Micro Pedagogies: Implementing a Micro-Spiral Science Curriculum for Middle School Children

By Edith G. Davis.

Published by The International Journal of Science in Society

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Any deficit in science education programs would hinder the progress of the country, yet national and international science achievement data show that the United States of America’s students lag behind other nations’ students in their understanding of science once they enter high school (National Science Board, 1977). The science curricula in the nation’s middle schools have been considered one of the weaker links to the advancement of a scientifically literate society (Forgione, 1999). Science education and scientific literacy are essential to the success of the nation. A scientifically literate nation can help assure a free and democratic society, an economically viable society, and a healthy society. The study of the effects of an experimental micro spiral physics curriculum is embedded within the backdrop of some of the political influences on science education in the United States and shows the importance that recent presidents and government agencies have placed on science education and science education standards. The purpose of the complete study was to compare the effectiveness of using an experimental micro-spiral physics curriculum and traditional linear physics curriculum with sixth graders only; seventh and eighth graders were dropped in the complete study. The study also surveyed students’ parents, teachers, and principals about students/ academic history and background as well as identified resilient children’s attributes for academic success. Both the experimental micro-spiral physics curriculum and the traditional linear physics curriculum increased physics achievement; however it is important to note that the majority of the subgroups studied did show statistically significant differences in effectiveness for the experimental micro-spiral physics curriculum compared to the traditional linear physics curriculum. The Grounded Theory analysis of resilient student characteristics resulted in categories for future studies including the empathy factor (“E” factor), the tenacity factor (“T” factor), the relational factor (“R” factor) and the spiritual factor (“S” factor).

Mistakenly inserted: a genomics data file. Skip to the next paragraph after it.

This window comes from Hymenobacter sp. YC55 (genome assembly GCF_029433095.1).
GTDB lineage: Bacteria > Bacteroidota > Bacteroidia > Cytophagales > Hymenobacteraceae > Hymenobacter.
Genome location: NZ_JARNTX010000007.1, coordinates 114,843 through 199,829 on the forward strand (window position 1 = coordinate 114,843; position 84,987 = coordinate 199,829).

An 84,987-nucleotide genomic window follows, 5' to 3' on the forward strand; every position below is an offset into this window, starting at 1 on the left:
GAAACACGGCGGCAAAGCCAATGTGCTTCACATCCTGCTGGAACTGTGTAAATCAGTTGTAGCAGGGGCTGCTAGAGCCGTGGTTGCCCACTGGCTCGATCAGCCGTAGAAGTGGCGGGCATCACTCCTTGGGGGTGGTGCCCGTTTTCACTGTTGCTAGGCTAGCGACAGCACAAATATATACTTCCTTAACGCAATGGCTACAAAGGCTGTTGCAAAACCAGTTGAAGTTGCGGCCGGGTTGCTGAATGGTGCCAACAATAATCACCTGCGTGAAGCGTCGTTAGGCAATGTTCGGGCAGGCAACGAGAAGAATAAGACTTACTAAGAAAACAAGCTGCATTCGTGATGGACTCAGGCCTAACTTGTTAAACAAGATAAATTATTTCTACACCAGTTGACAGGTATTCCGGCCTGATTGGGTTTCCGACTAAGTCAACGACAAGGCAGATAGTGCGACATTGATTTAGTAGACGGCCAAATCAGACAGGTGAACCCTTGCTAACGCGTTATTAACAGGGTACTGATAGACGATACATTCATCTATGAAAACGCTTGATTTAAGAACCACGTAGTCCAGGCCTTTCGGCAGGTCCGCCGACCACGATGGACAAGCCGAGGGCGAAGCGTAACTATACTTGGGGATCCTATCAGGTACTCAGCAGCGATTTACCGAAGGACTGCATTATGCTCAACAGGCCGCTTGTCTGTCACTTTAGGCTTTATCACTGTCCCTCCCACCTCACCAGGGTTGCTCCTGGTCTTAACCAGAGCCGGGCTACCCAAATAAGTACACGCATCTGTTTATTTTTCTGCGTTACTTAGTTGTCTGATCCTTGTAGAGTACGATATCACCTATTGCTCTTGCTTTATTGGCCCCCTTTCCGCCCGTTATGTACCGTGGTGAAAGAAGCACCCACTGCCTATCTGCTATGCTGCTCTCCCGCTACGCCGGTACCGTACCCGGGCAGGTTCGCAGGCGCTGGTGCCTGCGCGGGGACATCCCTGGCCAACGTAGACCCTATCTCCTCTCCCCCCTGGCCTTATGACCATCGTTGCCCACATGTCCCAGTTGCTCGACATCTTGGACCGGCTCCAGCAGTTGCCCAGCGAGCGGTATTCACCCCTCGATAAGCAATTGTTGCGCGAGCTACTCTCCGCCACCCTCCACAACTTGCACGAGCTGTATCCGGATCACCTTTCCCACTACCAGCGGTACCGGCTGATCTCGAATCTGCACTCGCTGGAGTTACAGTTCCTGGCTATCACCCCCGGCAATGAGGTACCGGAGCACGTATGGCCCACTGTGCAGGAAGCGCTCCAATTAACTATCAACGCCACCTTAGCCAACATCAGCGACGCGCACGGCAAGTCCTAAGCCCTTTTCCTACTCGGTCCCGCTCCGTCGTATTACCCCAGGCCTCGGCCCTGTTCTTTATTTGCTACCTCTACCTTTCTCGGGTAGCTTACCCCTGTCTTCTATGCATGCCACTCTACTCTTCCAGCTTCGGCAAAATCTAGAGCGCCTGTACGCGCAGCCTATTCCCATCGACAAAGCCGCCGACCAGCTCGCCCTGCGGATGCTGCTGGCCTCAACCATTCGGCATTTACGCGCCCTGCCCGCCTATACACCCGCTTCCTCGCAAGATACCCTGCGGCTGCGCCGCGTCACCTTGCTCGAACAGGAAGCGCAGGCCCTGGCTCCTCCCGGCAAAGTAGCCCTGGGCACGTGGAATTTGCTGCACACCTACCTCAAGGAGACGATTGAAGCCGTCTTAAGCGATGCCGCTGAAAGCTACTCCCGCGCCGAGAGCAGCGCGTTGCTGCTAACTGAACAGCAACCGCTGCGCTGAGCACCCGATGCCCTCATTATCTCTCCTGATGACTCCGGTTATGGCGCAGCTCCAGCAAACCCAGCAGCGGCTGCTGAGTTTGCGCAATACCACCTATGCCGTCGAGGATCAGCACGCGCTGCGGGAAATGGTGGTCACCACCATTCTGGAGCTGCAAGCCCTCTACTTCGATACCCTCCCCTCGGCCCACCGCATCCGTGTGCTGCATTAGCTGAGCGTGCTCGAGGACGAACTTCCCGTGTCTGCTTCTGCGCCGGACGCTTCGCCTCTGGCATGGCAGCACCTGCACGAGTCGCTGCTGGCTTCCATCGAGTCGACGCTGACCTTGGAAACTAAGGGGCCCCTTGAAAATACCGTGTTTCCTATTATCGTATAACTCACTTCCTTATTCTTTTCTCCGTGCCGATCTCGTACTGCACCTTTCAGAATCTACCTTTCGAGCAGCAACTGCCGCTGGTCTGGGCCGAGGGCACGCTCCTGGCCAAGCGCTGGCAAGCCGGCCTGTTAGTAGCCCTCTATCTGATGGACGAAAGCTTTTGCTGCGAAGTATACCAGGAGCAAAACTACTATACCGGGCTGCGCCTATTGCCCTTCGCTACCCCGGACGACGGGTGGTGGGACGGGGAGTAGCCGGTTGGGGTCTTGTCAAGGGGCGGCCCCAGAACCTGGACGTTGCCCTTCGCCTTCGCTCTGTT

Keywords: Experimental, Spiral Physics Curriculum, Solomon Four Group Design, Grounded Theory, Grounded Theory Analysis of Resilient Student Characteristics, Categories

The International Journal of Science in Society, Volume 2, Issue 3, pp.1-14. Article: Print (Spiral Bound). Article: Electronic (PDF File; 868.560KB).

Dr. Edith G. Davis

Assistant Professor, Secondary & Foundations, Science Education, College of Education, Florida A & M University, Tallahassee, Florida, USA

The researcher’s academic background consists of a Bachelor of Science degree with a major in geology and minor in mathematics along with several courses in physics, chemistry, biology, and marine science from the University of Miami, a Master of Science degree in geophysics from Stanford University. Upon graduating from Stanford University Dr. Davis became the 1st African American female Geophysicist in the United States of America. Dr. Davis also has a Master of Business Administration from the University of Texas. The researcher received her doctorate in Education Curriculum and Instruction with emphasis Science Education and Research at Baylor University. The researcher was the educational liaison for the Baylor University CASPER Project, as well as a member of CASPER’s outreach program. The researcher was a graduate research assistant to the Baylor summer math program. The researcher developed and implemented science curriculum for Upward Bound programs at the University of Miami and Pennsylvania State University’s Science program for girls. The researcher utilized her various academic and professional experiences in the development of the research design.